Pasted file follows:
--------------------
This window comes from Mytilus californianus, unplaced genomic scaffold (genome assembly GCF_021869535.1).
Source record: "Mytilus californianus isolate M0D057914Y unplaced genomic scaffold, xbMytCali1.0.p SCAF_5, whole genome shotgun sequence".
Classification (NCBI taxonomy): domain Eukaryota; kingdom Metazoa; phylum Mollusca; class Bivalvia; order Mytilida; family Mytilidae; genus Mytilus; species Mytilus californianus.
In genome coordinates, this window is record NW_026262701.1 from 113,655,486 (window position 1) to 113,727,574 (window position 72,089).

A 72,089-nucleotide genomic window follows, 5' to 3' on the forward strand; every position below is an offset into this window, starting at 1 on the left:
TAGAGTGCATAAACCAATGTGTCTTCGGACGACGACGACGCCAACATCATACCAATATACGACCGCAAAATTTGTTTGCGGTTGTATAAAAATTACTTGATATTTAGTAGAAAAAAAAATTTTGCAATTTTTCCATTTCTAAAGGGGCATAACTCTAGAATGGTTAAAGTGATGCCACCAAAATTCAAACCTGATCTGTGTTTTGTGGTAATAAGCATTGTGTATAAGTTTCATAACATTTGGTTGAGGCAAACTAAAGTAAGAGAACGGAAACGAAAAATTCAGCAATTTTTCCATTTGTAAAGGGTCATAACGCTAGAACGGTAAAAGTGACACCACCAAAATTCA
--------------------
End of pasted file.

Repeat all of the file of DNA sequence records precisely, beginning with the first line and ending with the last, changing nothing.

This window comes from Mytilus californianus, unplaced genomic scaffold (genome assembly GCF_021869535.1).
Source record: "Mytilus californianus isolate M0D057914Y unplaced genomic scaffold, xbMytCali1.0.p SCAF_5, whole genome shotgun sequence".
Classification (NCBI taxonomy): domain Eukaryota; kingdom Metazoa; phylum Mollusca; class Bivalvia; order Mytilida; family Mytilidae; genus Mytilus; species Mytilus californianus.
In genome coordinates, this window is record NW_026262701.1 from 113,655,486 (window position 1) to 113,727,574 (window position 72,089).

A 72,089-nucleotide genomic window follows, 5' to 3' on the forward strand; every position below is an offset into this window, starting at 1 on the left:
TAGAGTGCATAAACCAATGTGTCTTCGGACGACGACGACGCCAACATCATACCAATATACGACCGCAAAATTTGTTTGCGGTTGTATAAAAATTACTTGATATTTAGTAGAAAAAAAAATTTTGCAATTTTTCCATTTCTAAAGGGGCATAACTCTAGAATGGTTAAAGTGATGCCACCAAAATTCAAACCTGATCTGTGTTTTGTGGTAATAAGCATTGTGTATAAGTTTCATAACATTTGGTTGAGGCAAACTAAAGTAAGAGAACGGAAACGAAAAATTCAGCAATTTTTCCATTTGTAAAGGGTCATAACGCTAGAACGGTAAAAGTGACACCACCAAAATTCA